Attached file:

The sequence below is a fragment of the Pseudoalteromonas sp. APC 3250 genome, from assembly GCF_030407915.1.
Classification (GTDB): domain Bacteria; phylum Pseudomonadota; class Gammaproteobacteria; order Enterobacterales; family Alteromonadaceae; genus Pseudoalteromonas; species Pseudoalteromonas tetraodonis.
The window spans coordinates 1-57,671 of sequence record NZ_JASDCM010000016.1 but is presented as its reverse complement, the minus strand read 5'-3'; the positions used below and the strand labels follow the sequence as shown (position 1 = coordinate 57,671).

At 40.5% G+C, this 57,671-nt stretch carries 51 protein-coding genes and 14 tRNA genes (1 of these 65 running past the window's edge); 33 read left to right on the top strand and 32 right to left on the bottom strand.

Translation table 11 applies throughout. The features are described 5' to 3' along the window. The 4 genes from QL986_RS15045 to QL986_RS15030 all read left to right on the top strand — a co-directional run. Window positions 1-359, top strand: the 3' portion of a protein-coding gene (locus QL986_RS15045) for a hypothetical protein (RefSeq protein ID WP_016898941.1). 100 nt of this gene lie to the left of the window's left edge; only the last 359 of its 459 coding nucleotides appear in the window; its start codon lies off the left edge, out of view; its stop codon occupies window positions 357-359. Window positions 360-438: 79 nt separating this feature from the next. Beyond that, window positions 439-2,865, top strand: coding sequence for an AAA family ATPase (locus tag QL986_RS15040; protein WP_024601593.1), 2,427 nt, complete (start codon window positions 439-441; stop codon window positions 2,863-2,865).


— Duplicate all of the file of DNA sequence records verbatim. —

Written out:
The sequence below is a fragment of the Pseudoalteromonas sp. APC 3250 genome, from assembly GCF_030407915.1.
Classification (GTDB): domain Bacteria; phylum Pseudomonadota; class Gammaproteobacteria; order Enterobacterales; family Alteromonadaceae; genus Pseudoalteromonas; species Pseudoalteromonas tetraodonis.
The window spans coordinates 1-57,671 of sequence record NZ_JASDCM010000016.1 but is presented as its reverse complement, the minus strand read 5'-3'; the positions used below and the strand labels follow the sequence as shown (position 1 = coordinate 57,671).

At 40.5% G+C, this 57,671-nt stretch carries 51 protein-coding genes and 14 tRNA genes (1 of these 65 running past the window's edge); 33 read left to right on the top strand and 32 right to left on the bottom strand.

Translation table 11 applies throughout. The features are described 5' to 3' along the window. The 4 genes from QL986_RS15045 to QL986_RS15030 all read left to right on the top strand — a co-directional run. Window positions 1-359, top strand: the 3' portion of a protein-coding gene (locus QL986_RS15045) for a hypothetical protein (RefSeq protein ID WP_016898941.1). 100 nt of this gene lie to the left of the window's left edge; only the last 359 of its 459 coding nucleotides appear in the window; its start codon lies off the left edge, out of view; its stop codon occupies window positions 357-359. Window positions 360-438: 79 nt separating this feature from the next. Beyond that, window positions 439-2,865, top strand: coding sequence for an AAA family ATPase (locus tag QL986_RS15040; protein WP_024601593.1), 2,427 nt, complete (start codon window positions 439-441; stop codon window positions 2,863-2,865).